10,000 miners, 10,000 votes: Politics and mining in Ghana

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dc.contributor.author Ntewusu, S.A.
dc.date.accessioned 2019-06-19T09:40:51Z
dc.date.available 2019-06-19T09:40:51Z
dc.date.issued 2018-11
dc.identifier.other https://doi.org/10.1017/S0001972018000505
dc.identifier.uri http://ugspace.ug.edu.gh/handle/123456789/30941
dc.description.abstract In their article‘Governing access to gold in Ghana: in-depth geopolitics onmining concessions’, Luning and Pijpers (2017) discuss important politicalissues around mining in Ghana. Using the companies Keegan and Newmont asunits of analysis, and drawing on insights from geography and anthropology,the authors call for an alternative approach to geopolitical issues in mining.They point out that mining concessions are sites of governance that involve eco-nomic players–that is, mining companies and artisanal miners/galamsey–andpolitical authorities positioned at national as well as local scales (ibid.: 761). Ofgreater interest, the authors argue, is the kind of relationship that has developedbetween established exploration or mining companies andgalamseyoperators.The authors point out that the maintenance of such a relationship, thoughuneasy, is necessary in ensuring continuous mining in the areas where thesemining companies are located.This commentary focuses on an aspect of the article that deals with the issue ofgalamsey. Drawing on historical events, I discuss some key characteristics of arti-sanal mining and miners and the issue of hybrid governance, involving traditionaland modern authorities in mining in Ghana. en_US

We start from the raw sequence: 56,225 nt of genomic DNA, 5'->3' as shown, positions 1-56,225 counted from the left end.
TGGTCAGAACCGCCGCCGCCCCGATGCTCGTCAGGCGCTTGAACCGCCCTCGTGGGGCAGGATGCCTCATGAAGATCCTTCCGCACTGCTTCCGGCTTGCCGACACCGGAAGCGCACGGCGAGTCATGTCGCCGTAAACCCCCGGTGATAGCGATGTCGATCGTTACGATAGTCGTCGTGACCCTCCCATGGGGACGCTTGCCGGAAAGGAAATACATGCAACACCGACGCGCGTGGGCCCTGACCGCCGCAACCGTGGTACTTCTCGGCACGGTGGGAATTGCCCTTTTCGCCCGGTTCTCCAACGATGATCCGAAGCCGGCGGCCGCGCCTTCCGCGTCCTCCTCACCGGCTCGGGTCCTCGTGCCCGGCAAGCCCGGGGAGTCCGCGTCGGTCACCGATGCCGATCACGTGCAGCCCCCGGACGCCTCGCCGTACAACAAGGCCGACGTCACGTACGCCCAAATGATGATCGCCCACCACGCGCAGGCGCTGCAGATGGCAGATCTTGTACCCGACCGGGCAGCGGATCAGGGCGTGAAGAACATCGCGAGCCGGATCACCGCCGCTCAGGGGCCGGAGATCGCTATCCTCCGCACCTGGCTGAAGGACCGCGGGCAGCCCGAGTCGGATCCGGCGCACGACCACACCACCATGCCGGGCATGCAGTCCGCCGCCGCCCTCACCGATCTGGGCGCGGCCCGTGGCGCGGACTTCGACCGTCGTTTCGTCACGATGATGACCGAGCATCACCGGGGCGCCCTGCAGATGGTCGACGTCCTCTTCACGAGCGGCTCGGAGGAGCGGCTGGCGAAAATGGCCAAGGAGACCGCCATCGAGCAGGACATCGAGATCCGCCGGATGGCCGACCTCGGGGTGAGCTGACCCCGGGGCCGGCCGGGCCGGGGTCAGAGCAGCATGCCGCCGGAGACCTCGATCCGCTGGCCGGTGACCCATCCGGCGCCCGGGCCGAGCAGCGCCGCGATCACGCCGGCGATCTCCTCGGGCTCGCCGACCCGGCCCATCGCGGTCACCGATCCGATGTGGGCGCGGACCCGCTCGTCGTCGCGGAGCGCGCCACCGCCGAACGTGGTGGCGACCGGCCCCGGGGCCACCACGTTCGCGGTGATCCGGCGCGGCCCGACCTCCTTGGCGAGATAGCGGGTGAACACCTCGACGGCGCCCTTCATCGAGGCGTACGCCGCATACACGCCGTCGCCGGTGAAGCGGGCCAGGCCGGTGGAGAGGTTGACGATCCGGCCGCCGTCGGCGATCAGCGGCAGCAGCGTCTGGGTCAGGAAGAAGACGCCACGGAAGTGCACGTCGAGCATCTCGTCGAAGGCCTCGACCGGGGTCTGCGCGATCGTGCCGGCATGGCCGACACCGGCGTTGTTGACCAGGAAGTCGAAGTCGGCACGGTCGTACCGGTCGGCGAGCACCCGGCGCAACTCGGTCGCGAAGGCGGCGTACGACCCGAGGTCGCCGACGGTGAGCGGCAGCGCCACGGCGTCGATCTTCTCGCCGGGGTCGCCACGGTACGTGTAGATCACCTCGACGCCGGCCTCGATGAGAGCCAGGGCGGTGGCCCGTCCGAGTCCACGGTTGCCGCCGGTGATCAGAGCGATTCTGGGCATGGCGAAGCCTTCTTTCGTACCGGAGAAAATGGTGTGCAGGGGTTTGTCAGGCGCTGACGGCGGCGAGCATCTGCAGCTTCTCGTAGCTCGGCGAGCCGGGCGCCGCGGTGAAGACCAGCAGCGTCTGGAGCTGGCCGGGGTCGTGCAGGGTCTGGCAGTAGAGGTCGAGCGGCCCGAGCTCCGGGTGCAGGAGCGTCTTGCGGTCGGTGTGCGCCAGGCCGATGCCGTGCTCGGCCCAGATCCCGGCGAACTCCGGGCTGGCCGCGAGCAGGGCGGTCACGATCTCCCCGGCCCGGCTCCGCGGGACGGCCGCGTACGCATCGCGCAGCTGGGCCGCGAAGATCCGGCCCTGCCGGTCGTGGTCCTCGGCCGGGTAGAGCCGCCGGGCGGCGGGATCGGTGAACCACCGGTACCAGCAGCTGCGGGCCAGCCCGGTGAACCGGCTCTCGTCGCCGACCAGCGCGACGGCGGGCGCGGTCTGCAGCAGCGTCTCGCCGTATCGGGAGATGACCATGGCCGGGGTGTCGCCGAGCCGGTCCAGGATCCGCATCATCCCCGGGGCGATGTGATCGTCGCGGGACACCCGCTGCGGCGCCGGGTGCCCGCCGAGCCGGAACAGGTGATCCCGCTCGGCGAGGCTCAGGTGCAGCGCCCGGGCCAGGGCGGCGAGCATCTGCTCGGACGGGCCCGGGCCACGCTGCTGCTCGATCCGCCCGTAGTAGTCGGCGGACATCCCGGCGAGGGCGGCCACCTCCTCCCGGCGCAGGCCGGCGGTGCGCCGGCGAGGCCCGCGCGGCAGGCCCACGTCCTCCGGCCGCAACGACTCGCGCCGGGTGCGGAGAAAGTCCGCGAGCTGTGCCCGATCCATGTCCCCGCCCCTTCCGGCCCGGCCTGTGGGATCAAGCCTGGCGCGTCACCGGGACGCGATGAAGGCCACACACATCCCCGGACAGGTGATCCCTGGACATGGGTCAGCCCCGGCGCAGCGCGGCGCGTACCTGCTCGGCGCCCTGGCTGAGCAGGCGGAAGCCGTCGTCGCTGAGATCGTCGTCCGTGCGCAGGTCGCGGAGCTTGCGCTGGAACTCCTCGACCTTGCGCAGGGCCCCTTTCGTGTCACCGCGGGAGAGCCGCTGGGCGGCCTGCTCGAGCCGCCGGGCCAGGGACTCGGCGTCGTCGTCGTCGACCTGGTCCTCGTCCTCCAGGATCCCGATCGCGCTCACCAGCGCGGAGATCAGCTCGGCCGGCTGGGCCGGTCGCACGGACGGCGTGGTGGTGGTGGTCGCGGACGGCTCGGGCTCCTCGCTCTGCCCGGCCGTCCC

dc.language.iso en en_US
dc.publisher Africa en_US
dc.title 10,000 miners, 10,000 votes: Politics and mining in Ghana en_US
dc.type Article en_US


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